Q: Does the MLS program accept international students?
A: Yes. Contact International Student Services for questions about visas.
Q: Do you place students in clinical rotations who have completed their training at another school?
A: No. Our MLS program is a 2+2 program. We only place students in clinical rotations who have been accepted into our complete program due to a lack of clinical rotations spots and in accordance with our affiliate agreements. We suggest students looking for clinical rotation placement consider 3+1 or 4+1 programs. Please visit National Accrediting Agency for Clinical Laboratory Science (NAACLS) programs search for more information about other programs.
Q: How are clinical rotations assigned?
A: Clinical rotations consist of five, 5-week practical learning experiences at affiliate hospital sites across the Puget Sound region. Students' preferences are considered for placement, but placement preferences are not guaranteed. Ultimately, student placement will depend upon the availability of rotations. Clinical rotation placement is guaranteed for all UW MLS students. For more details, refer to the Program Requirements page.
Q: Are clinical rotations paid internships?
A: No. Clinical rotations are courses for which students pay tuition. The clinical rotation courses are managed by clinical coordinators and have required coursework, including exams.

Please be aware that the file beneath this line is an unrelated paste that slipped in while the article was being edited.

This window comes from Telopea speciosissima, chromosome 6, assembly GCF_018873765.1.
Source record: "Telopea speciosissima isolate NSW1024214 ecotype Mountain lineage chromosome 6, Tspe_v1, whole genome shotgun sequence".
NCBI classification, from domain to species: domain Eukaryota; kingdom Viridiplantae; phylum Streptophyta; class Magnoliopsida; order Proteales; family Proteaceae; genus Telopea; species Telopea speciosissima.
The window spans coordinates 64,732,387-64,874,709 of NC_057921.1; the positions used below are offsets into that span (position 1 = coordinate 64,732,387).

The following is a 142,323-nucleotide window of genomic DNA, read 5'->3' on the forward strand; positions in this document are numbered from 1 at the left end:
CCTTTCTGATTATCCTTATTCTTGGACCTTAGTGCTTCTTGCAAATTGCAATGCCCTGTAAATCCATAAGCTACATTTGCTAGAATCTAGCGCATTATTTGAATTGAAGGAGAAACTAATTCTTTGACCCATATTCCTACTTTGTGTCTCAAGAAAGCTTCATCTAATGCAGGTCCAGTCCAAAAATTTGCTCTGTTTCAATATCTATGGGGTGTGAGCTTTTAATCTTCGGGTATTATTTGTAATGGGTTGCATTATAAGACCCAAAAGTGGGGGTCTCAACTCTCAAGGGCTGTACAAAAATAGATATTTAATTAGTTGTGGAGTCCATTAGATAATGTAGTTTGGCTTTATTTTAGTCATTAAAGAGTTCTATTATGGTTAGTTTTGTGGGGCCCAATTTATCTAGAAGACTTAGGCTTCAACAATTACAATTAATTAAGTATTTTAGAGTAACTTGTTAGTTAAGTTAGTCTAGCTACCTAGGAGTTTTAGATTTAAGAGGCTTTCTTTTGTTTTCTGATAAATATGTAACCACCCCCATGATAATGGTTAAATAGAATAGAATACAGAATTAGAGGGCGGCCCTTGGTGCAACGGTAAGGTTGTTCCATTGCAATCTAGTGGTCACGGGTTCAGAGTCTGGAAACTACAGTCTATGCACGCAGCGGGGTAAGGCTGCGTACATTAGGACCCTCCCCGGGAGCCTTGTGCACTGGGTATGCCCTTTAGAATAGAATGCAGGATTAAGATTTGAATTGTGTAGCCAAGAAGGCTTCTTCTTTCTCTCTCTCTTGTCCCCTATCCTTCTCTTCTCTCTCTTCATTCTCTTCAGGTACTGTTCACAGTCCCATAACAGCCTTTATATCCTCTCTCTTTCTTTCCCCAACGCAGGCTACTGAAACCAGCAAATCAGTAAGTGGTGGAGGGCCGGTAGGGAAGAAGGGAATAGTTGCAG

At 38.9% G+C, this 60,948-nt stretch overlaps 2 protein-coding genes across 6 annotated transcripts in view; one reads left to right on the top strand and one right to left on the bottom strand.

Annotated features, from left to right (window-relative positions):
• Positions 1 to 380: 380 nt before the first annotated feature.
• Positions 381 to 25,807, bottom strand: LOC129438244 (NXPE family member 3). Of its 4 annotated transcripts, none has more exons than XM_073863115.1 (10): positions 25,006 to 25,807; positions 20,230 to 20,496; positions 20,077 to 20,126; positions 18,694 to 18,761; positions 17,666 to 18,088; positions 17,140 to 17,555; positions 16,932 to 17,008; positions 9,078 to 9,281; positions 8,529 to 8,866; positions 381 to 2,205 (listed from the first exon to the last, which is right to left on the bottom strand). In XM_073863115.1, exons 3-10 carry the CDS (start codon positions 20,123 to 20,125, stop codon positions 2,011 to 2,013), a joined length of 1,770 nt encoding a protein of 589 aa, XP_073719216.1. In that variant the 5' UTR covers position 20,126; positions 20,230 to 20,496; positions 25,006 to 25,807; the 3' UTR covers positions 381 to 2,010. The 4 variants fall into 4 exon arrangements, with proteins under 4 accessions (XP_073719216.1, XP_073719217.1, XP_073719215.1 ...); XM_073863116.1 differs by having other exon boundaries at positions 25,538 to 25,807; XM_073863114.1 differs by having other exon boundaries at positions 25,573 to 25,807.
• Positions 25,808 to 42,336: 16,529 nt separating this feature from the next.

Q: Can students work while they are in the program?
A: During the junior year, students who maintain employment are working part-time, flexible schedules. Hourly jobs may be available for students in the UW Medicine clinical labs as Clinical Laboratory Technicians, depending on the year. Starting the summer quarter between the junior and senior year, students are either in class or rotations 40hrs/wk until graduation. Most students find it difficult to maintain employment during this period.
Q: How much does quarterly tuition cost?
A: UW determines the tuition rates and the MLS program does not currently have lab fees. For more information, visit the Office of Planning and Budgeting.
Q: What is the employment rate for your graduates?
A: Medical Laboratory Scientists are in demand across the country. Nearly 100% of our students have jobs within six months of graduation. Most of our students have jobs waiting for them once they graduate. For details, visit our After the Program page.
Q: What is the entry-level pay like for MLS graduates?
A: Job titles in increasing order of responsibility and experience include MLS Trainee/1, MLS 2, and Lead MLS.
Q: Are program graduates eligible for the national American Society of Clinical Pathology (ASCP) Board of Certification (BOC) MLS generalist exam?
A: Yes, the UW MLS program is a NAACLS accredited program. Our graduates are eligible to take the national ASCP BOC MLS generalist exam. Earning the MLS Bachelor of Science degree and passing the BOC exam grants our graduates employment eligibility in any clinical laboratory discipline.
Q: Do you perform background checks and drug screening?
A: Yes. All students accepted into the program have required background checks. Some of our affiliate hospitals require drug screening and only students sent to those sites need to be tested.